Happy Leap Day Everybody!
This is my final post in my short series about the Adele P Margolis book; Fashion Sewing for Everyone. I need to apologise first of all though as the images aren’t as clear as the previous two posts – my scanner has started to make some really hideous noises and refusing to work so I’ve had to photograph the pages I wanted to share with you instead. This means that the text isn’t quite so clear and the images not so straight. I hope you still enjoy them though?
As I mentioned last time, the vast majority of my post-its are in the tailoring section. As I have come to expect, there’s a large amount of information on pressing as this is a hallmark of tailoring.
“On of the hallmarks of fine tailoring is the pressing. One cannot thing of great tailoring without also thinking of those crisp edges, the flat seams and that subtly blocked-to-shape sculptured form. As important as pressing is to dressmaking, in tailoring it is raised to a fine art.”
She also describes the ingredients for pressing: Heat, Moisture, Pressure and Protection.
She uses analogies for the heat settings – high heat for vegetable fibres (cotton, linen) as “You can boil vegetables”! And a moderate heat for the animal fibres (silk, wool) as “Any gal can tell you that moderate heat is a beauty aid – setting your hair, getting a tan – but high heat can scorch hair and skin.” Erm, I see the point but this is about the only instance (other than some of the illustrations) that date the book – we now understand much more about tanning and its effects.
There’s also a section on pressing aids:
She includes instructions on how to make each of them, and that “others can be made by your father, bother, husband or favourite beau”. I’ll eventually be shelling out cold hard cash as I have no hope of persuading my husband to make a clapper or point press for me!
She also goes into details on pressing more delicate fabrics. The section on velvet immediately made me think of Debi at My Happy Sewing Place and the Scarlet O’Hara velvet dress she made.
And finally, for Peter over at Male Pattern Boldness, who has recently undertaken a coat in fake fur for his cousin Cathy,there’s a whole chapter:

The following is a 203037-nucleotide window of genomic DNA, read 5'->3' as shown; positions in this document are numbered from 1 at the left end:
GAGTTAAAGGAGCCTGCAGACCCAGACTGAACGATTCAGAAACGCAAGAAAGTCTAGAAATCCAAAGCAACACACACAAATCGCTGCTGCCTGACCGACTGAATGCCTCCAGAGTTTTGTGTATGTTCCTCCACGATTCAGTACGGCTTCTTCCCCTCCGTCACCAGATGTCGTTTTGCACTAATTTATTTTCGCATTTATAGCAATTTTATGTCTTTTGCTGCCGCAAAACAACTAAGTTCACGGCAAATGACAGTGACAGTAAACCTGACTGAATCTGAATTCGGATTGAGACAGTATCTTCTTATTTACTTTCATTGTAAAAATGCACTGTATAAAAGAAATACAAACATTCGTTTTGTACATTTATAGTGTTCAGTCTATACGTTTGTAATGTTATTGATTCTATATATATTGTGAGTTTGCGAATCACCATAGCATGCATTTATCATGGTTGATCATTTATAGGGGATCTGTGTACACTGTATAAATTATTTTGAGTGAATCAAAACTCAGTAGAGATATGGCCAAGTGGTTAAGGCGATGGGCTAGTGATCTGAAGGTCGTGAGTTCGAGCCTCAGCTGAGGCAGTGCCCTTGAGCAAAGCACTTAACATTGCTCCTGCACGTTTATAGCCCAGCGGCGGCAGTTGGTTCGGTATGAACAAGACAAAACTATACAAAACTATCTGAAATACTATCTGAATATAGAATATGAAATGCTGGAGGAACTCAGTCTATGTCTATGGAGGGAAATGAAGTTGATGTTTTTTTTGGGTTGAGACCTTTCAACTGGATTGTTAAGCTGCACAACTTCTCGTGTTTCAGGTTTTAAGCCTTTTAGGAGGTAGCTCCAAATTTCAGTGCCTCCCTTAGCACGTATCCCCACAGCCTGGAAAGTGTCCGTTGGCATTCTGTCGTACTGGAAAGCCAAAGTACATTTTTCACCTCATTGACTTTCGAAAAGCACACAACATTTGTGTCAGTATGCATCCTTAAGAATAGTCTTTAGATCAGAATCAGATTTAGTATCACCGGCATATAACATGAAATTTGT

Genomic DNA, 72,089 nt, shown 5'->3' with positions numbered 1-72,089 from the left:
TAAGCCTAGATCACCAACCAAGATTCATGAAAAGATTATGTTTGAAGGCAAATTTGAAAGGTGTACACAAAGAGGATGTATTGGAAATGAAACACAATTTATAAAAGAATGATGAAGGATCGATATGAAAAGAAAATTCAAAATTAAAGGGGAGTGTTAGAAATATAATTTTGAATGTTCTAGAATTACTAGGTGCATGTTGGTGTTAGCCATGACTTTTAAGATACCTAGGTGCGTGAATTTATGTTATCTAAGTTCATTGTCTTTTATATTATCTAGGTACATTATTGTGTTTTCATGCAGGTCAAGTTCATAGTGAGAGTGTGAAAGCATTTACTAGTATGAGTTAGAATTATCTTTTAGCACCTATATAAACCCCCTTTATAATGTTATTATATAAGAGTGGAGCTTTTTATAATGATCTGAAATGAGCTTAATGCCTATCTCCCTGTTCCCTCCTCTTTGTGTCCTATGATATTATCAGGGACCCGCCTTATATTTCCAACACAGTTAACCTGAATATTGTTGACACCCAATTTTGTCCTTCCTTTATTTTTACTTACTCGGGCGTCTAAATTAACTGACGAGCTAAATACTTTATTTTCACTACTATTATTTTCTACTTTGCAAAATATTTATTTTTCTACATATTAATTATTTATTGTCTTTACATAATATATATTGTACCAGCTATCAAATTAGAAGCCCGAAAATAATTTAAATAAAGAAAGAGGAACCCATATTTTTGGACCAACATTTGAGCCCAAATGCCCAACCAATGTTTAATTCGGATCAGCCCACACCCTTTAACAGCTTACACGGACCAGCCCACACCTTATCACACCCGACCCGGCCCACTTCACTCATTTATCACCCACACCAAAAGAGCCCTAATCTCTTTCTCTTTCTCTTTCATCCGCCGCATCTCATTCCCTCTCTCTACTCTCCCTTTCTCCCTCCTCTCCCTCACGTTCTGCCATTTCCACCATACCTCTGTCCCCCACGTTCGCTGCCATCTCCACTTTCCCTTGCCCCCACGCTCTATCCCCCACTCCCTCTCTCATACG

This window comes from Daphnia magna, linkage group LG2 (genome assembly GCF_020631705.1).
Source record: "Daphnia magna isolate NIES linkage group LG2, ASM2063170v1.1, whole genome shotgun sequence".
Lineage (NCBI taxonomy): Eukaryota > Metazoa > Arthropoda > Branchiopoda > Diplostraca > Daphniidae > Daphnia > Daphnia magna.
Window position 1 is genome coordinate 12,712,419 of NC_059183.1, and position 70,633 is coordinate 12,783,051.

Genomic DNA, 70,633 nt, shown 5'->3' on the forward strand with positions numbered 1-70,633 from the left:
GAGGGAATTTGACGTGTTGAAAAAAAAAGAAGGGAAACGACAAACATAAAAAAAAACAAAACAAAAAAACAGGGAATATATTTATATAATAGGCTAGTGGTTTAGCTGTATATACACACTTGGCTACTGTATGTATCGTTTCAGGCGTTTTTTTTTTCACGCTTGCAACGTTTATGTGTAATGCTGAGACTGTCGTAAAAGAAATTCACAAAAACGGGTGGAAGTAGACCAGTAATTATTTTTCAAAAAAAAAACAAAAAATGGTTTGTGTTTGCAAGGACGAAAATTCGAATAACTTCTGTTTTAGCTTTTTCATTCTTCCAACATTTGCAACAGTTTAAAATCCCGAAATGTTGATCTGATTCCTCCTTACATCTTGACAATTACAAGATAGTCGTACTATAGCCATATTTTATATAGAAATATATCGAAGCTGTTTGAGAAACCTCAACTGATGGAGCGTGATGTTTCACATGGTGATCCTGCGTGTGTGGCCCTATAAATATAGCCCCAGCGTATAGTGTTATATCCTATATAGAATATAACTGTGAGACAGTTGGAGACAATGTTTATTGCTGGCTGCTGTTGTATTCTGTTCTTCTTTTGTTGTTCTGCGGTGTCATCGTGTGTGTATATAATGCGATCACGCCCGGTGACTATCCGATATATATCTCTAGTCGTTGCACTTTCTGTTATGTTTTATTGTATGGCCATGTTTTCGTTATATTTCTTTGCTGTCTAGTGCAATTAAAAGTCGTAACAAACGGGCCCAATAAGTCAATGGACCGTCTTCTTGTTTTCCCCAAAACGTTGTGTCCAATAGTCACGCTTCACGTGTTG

There is so much in this book I wish I could share. As I’ve mentioned previously I’ve found it fascinating reading and it’s helped me out already. There are tips on lining which I’ll use when finishing off my Minoru. A chapter on sheers that I’ve already employed in my Taffy Jasmine (which has made no further progress as yet… The whole sew-life-work-Mother balance is a whole other think!) as well as tons of information on hair canvas, collars, buttons and their placement, seam construction for unlined jackets that will come in useful for future projects! But I don’t want to bore you all silly with it, or risk infringing copyright.
So as a solution, I’ve bought a second copy of the book! I’ll happily give it away to one of you lovely readers, anywhere in the world! All you need to do is:
- Comment below and if you’d like, let me know your new favourite sewing resource. Text or web, or some of you may even have a real-life person you can turn to who is always a fount of knowledge? I’d love to hear about the resources you’ve discovered and that have proven really helpful!
- By Midnight GMT on Wednesday 14 March 2012
Please make sure that you leave some way that I can contact you if you win so I can find out your shipping address!
Thank you for reading and Good Luck!